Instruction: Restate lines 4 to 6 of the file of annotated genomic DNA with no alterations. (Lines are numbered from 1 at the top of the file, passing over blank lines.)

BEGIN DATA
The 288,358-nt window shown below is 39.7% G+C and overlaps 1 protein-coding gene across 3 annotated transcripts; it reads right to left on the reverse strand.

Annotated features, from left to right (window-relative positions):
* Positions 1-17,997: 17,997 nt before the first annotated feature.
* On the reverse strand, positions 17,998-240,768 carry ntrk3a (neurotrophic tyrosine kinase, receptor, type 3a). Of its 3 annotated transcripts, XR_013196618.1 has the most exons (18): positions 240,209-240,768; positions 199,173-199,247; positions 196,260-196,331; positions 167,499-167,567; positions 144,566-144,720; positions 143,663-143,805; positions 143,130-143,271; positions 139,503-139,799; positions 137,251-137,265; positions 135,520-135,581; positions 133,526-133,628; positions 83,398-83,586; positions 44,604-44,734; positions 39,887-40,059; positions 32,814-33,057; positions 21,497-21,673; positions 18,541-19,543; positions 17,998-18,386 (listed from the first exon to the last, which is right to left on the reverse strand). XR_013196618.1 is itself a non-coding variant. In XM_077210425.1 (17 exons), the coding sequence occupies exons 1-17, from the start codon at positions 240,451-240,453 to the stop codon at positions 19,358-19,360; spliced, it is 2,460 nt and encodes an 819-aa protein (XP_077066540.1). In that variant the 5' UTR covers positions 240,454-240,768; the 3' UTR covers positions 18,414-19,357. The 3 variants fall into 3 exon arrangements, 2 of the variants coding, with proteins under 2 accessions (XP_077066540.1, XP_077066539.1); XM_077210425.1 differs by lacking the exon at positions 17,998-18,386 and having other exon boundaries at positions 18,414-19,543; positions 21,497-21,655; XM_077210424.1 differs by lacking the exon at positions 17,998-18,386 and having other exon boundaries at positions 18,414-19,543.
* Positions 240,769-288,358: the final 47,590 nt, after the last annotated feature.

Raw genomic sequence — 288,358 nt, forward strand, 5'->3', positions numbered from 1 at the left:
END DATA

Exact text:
* On the reverse strand, positions 17,998-240,768 carry ntrk3a (neurotrophic tyrosine kinase, receptor, type 3a). Of its 3 annotated transcripts, XR_013196618.1 has the most exons (18): positions 240,209-240,768; positions 199,173-199,247; positions 196,260-196,331; positions 167,499-167,567; positions 144,566-144,720; positions 143,663-143,805; positions 143,130-143,271; positions 139,503-139,799; positions 137,251-137,265; positions 135,520-135,581; positions 133,526-133,628; positions 83,398-83,586; positions 44,604-44,734; positions 39,887-40,059; positions 32,814-33,057; positions 21,497-21,673; positions 18,541-19,543; positions 17,998-18,386 (listed from the first exon to the last, which is right to left on the reverse strand). XR_013196618.1 is itself a non-coding variant. In XM_077210425.1 (17 exons), the coding sequence occupies exons 1-17, from the start codon at positions 240,451-240,453 to the stop codon at positions 19,358-19,360; spliced, it is 2,460 nt and encodes an 819-aa protein (XP_077066540.1). In that variant the 5' UTR covers positions 240,454-240,768; the 3' UTR covers positions 18,414-19,357. The 3 variants fall into 3 exon arrangements, 2 of the variants coding, with proteins under 2 accessions (XP_077066540.1, XP_077066539.1); XM_077210425.1 differs by lacking the exon at positions 17,998-18,386 and having other exon boundaries at positions 18,414-19,543; positions 21,497-21,655; XM_077210424.1 differs by lacking the exon at positions 17,998-18,386 and having other exon boundaries at positions 18,414-19,543.
* Positions 240,769-288,358: the final 47,590 nt, after the last annotated feature.

Raw genomic sequence — 288,358 nt, forward strand, 5'->3', positions numbered from 1 at the left: